MS SQL and MySQL are both SQL servers. That means that they both speak a flavor of Structured Query Language (SQL) and they both store data in a relational database form. That said, there are myriad differences between them, and many people use the features of each server to perform duties well above and beyond what SQL is meant to do.
So that’s a qualified “Yes” to your questions. Yes, it can be done, but it’s not necessarily a simple thing. It all depends on what the previous incarnation was doing in the database.
If all MS SQL was doing was storing a set of tabular data, similar to what you could do with Excel, then it should take minutes to dump the data in a format that can restore directly into MySQL. But if there were stored procedures and triggers in use, there might not be a direct equivalent available in MySQL without some re-engineering.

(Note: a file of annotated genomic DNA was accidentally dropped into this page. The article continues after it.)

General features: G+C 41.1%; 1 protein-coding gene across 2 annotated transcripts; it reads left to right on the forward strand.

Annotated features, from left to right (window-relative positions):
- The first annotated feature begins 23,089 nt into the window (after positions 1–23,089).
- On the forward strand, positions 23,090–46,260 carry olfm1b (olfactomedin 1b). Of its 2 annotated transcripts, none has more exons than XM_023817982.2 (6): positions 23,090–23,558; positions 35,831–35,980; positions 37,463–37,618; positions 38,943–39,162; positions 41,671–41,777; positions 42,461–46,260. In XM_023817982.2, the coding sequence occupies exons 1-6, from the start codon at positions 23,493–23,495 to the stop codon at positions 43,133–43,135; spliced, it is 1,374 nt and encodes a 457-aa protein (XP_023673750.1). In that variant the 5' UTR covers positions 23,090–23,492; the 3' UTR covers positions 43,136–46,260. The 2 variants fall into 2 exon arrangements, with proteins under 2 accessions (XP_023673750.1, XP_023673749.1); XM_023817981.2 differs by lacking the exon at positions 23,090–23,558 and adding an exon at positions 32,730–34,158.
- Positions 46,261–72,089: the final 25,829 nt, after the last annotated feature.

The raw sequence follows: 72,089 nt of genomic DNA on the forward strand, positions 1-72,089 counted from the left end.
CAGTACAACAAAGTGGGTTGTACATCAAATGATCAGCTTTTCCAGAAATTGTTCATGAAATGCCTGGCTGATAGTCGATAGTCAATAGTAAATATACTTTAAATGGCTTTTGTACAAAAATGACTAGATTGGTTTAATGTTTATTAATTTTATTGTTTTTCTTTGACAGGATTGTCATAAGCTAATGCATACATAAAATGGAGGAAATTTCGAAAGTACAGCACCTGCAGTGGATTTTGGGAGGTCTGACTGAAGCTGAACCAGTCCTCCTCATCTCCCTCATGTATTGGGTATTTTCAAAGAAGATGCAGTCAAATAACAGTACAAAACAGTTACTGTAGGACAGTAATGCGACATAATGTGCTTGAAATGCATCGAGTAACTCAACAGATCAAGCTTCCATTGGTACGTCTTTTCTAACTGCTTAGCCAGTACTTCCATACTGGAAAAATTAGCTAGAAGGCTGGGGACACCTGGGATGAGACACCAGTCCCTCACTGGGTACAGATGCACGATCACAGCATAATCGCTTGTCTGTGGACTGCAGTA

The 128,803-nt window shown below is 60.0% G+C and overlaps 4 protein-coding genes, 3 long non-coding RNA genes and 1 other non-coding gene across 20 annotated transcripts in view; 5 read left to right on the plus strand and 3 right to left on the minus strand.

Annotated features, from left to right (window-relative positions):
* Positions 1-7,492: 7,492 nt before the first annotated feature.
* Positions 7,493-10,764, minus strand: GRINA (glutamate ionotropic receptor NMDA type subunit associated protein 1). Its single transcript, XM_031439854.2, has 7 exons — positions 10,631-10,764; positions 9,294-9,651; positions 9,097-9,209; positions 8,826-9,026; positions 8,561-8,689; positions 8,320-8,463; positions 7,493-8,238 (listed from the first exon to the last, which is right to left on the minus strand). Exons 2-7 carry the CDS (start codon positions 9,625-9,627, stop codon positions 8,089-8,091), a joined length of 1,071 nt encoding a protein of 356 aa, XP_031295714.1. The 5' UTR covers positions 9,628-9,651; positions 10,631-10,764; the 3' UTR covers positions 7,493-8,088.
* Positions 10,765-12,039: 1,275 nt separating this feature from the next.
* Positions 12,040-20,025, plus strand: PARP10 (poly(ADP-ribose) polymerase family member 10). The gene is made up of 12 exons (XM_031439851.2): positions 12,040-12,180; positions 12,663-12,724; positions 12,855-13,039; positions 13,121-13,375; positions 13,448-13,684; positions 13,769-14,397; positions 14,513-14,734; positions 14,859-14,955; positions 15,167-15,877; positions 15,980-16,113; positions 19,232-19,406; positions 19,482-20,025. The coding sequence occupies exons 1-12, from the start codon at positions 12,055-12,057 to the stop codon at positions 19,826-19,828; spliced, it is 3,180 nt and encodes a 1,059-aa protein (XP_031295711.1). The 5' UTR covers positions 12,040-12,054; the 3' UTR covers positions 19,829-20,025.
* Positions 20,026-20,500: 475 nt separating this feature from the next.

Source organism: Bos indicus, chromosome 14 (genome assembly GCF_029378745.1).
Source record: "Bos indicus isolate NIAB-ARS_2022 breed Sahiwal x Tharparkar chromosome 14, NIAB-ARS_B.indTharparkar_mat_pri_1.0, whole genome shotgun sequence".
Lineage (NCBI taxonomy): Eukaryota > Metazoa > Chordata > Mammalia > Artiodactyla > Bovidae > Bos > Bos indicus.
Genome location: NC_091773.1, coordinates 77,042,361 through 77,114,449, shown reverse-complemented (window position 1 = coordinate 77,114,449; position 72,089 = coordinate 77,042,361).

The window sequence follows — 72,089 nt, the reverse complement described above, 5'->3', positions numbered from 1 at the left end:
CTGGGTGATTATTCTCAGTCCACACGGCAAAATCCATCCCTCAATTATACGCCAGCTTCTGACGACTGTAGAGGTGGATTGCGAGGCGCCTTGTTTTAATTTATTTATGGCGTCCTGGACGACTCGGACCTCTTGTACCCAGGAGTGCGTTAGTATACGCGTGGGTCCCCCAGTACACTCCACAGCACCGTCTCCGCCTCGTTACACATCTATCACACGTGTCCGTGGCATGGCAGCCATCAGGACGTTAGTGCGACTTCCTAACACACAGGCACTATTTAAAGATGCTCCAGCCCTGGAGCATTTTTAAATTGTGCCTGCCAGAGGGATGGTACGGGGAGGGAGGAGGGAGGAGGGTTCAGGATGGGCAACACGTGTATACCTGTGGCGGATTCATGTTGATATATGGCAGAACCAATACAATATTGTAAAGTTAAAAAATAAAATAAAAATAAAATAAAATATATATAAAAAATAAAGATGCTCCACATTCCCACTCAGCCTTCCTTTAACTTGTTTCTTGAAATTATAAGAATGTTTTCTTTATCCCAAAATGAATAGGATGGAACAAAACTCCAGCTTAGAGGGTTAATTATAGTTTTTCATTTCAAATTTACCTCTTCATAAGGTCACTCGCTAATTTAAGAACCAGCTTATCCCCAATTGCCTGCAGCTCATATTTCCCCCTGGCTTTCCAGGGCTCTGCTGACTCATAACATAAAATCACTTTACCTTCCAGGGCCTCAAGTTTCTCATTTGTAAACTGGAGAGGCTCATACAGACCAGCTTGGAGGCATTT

So that’s a qualified “Yes” to your questions. Yes, it can be done,
but it’s not necessarily a simple thing. It all depends on what the
previous incarnation was doing in the database.
Well, further investigation has revealed the whole might actually
just be a CMS.
If that is the case, then I will happily forget all about it, and
migrate the whole thing to WebYep. I’ve also cross-posted my question
on another forum, and got a good selection of answers, and widened my
knowledge a bit further on the “back office” stuff.
If, however, it turns out to be something deeper, then we might have
to look at a Windows server setup. (Boo!)
There are a lot of CMSs that allow you to use a variety of different databases as their storage container, without any change to the application. Depending on which CMS is in use, this may be as simple as picking the database engine out of a list.
If you do end up settling for Windows, I recommend Rackspace. Not the cheapest by a long way, but your site has less chance of being hacked, which is a huge concern on that platform without ceaseless vigilance and patching.